Eight months later, the former Halifax Moosehead embraced teammate Tyler Bertuzzi in the corner after he potted his fifth goal of the 2017 Calder Cup Playoffs. Frk scored 32 combined goals between the regular season and postseason. His twine-tickler in the third period of Game 6 was the most meaningful of the bunch, as it clinched the Griffins’ second Calder Cup since 2013.
With demotions and waiver trips behind him, Frk was on top of the world as a champion holding the Cup over his head. The next month, Detroit rewarded his performance, while keeping him honest, with a one-year, two-way contract. This signified that 2017’s training camp and preseason was probably his last chance to make the Red Wings.
Even though he was brought back, Frk was still a long shot to make the final cut. Bertuzzi, for one, looked to be a virtual lock to start the year. It was also expected that Athanasiou would be signed before camp.
Bertuzzi will miss the next 3-4 weeks with tendon inflammation in his wrist. There has been zero progress on the Athanasiou contract front with negotiations about $600,000 apart. Riley Sheahan could be dealt to the Pittsburgh Penguins by the end of the exhibition season if those negotiations hold. For the first time, Frk has a favorable chance to make the opening night roster.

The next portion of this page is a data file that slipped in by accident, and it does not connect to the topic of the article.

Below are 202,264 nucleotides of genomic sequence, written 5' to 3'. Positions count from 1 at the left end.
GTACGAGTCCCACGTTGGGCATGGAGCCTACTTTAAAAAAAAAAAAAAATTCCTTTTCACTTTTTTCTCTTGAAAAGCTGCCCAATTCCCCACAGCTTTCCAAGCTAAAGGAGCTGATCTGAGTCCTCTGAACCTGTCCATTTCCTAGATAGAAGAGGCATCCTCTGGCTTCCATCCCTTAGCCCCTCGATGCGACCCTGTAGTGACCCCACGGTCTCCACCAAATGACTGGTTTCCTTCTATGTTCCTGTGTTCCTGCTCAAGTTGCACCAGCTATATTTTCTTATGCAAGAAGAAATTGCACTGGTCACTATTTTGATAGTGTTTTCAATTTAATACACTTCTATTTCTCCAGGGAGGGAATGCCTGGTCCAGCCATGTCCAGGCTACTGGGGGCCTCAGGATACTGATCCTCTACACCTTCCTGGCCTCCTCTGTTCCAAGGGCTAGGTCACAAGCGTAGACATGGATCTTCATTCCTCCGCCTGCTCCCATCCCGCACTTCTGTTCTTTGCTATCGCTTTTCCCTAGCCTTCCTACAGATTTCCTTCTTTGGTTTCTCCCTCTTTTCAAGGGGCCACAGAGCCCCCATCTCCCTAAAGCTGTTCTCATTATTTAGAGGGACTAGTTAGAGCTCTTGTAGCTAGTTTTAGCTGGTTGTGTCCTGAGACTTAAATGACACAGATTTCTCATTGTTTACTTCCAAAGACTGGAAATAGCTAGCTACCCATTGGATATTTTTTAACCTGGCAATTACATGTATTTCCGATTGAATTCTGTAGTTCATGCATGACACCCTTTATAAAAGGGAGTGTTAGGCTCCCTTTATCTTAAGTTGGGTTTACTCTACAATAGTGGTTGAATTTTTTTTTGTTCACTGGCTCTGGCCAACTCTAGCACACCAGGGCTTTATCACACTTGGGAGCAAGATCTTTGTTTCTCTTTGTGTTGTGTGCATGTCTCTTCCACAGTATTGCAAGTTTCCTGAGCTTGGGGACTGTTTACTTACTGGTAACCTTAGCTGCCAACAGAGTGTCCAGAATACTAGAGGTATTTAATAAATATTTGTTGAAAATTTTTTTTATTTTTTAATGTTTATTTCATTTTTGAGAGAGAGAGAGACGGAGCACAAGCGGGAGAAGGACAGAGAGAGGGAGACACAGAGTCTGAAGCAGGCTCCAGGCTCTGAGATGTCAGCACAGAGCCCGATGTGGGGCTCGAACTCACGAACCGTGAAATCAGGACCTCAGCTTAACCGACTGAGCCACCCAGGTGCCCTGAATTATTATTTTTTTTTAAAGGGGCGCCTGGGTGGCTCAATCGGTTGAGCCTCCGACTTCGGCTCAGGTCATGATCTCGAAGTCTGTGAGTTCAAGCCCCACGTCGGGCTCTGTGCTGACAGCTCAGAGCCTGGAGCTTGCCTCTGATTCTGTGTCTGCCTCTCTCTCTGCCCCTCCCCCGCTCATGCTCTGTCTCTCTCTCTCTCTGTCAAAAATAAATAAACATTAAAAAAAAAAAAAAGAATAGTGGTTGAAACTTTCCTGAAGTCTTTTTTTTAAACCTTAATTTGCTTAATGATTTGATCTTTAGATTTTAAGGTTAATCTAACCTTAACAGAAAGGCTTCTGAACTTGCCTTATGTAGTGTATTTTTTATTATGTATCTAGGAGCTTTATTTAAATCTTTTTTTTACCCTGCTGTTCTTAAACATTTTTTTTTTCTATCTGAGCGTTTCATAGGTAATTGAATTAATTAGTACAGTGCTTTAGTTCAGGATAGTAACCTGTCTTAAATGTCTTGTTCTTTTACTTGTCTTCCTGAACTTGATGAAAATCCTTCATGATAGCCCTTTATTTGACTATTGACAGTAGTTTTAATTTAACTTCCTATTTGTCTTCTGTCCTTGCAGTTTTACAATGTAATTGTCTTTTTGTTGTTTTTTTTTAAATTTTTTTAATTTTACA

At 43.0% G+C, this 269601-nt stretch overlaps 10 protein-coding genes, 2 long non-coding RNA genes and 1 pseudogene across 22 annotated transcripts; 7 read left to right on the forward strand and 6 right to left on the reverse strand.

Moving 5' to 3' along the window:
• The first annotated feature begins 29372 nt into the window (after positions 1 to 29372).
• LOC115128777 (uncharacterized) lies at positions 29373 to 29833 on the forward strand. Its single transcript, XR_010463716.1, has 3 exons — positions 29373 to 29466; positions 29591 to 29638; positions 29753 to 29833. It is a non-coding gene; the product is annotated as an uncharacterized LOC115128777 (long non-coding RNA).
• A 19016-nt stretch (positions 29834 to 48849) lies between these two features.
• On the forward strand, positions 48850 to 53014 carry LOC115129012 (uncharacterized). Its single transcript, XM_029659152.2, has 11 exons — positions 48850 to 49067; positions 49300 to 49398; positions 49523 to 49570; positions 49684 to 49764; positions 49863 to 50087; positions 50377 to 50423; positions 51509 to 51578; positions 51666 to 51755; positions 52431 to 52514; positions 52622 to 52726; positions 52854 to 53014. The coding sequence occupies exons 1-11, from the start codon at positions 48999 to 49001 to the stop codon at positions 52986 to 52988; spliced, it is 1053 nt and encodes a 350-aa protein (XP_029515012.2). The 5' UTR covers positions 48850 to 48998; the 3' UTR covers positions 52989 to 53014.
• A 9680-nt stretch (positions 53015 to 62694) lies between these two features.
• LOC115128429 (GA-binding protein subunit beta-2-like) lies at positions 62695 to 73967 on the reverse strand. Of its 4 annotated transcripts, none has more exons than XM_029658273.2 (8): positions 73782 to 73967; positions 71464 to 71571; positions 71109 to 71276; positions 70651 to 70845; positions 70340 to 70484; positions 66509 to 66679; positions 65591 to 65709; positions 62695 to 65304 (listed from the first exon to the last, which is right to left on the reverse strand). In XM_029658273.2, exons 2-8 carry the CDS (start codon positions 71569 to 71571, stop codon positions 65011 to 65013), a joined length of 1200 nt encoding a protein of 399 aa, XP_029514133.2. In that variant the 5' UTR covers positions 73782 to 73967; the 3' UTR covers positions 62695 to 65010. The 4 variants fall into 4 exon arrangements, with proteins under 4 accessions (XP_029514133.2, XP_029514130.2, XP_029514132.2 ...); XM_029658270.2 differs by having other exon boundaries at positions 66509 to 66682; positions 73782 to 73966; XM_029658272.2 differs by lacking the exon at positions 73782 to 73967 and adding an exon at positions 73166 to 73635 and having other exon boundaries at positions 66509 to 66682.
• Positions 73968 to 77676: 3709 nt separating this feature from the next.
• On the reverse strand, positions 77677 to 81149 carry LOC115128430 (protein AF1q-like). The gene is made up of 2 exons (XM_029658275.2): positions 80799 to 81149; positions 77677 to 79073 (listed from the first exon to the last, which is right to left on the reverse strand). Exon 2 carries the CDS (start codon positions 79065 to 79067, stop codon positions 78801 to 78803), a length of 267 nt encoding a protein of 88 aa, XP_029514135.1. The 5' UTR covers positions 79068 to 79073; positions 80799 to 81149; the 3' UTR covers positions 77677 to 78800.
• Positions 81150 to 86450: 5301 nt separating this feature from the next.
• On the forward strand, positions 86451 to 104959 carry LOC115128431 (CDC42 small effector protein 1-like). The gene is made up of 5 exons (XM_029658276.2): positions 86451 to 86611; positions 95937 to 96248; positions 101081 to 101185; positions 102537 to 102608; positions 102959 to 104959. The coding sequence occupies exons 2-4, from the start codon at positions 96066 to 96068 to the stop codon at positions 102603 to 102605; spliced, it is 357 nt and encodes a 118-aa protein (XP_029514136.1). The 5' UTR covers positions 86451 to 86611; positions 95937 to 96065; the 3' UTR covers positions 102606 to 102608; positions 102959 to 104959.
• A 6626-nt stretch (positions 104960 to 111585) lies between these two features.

The key will be staying there this time around, something he can do in a specialized role.
Frk Finding His Niche
The absence of those prospective players will a part in Frk’s position to make the team, but his improved play helps.While he isn’t the best all-around player, he recently found a niche that altered his professional career. That assignment was on the power play, where he unleashed a cannonading drive for the Griffins. In the past two seasons, he scored 23 goals and 42 points on the man advantage, which accounted for 43% of his overall goals and 45% of his points over 132 contests.